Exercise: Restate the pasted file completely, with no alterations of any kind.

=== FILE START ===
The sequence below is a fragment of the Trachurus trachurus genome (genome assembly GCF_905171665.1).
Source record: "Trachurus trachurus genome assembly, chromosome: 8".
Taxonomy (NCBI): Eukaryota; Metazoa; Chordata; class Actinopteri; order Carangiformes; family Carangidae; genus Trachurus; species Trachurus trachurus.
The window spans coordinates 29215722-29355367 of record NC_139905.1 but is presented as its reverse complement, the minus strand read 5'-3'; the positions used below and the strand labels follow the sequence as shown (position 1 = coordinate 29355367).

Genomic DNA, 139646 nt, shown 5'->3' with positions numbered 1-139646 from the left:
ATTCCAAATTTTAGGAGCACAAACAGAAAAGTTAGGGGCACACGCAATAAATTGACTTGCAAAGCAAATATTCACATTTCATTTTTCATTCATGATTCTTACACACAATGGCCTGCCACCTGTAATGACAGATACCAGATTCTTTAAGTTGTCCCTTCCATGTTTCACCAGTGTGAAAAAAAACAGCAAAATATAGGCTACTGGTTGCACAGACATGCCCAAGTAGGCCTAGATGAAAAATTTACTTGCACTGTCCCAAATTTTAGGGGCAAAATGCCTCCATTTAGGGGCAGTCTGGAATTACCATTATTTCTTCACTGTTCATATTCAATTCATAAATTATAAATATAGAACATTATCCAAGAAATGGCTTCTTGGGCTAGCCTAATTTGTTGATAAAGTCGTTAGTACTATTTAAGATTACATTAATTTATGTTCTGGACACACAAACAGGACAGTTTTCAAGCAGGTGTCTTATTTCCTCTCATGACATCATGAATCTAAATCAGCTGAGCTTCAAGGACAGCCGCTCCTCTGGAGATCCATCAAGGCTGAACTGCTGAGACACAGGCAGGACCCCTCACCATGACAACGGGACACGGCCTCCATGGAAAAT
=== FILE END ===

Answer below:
The sequence below is a fragment of the Trachurus trachurus genome (genome assembly GCF_905171665.1).
Source record: "Trachurus trachurus genome assembly, chromosome: 8".
Taxonomy (NCBI): Eukaryota; Metazoa; Chordata; class Actinopteri; order Carangiformes; family Carangidae; genus Trachurus; species Trachurus trachurus.
The window spans coordinates 29215722-29355367 of record NC_139905.1 but is presented as its reverse complement, the minus strand read 5'-3'; the positions used below and the strand labels follow the sequence as shown (position 1 = coordinate 29355367).

Genomic DNA, 139646 nt, shown 5'->3' with positions numbered 1-139646 from the left:
ATTCCAAATTTTAGGAGCACAAACAGAAAAGTTAGGGGCACACGCAATAAATTGACTTGCAAAGCAAATATTCACATTTCATTTTTCATTCATGATTCTTACACACAATGGCCTGCCACCTGTAATGACAGATACCAGATTCTTTAAGTTGTCCCTTCCATGTTTCACCAGTGTGAAAAAAAACAGCAAAATATAGGCTACTGGTTGCACAGACATGCCCAAGTAGGCCTAGATGAAAAATTTACTTGCACTGTCCCAAATTTTAGGGGCAAAATGCCTCCATTTAGGGGCAGTCTGGAATTACCATTATTTCTTCACTGTTCATATTCAATTCATAAATTATAAATATAGAACATTATCCAAGAAATGGCTTCTTGGGCTAGCCTAATTTGTTGATAAAGTCGTTAGTACTATTTAAGATTACATTAATTTATGTTCTGGACACACAAACAGGACAGTTTTCAAGCAGGTGTCTTATTTCCTCTCATGACATCATGAATCTAAATCAGCTGAGCTTCAAGGACAGCCGCTCCTCTGGAGATCCATCAAGGCTGAACTGCTGAGACACAGGCAGGACCCCTCACCATGACAACGGGACACGGCCTCCATGGAAAAT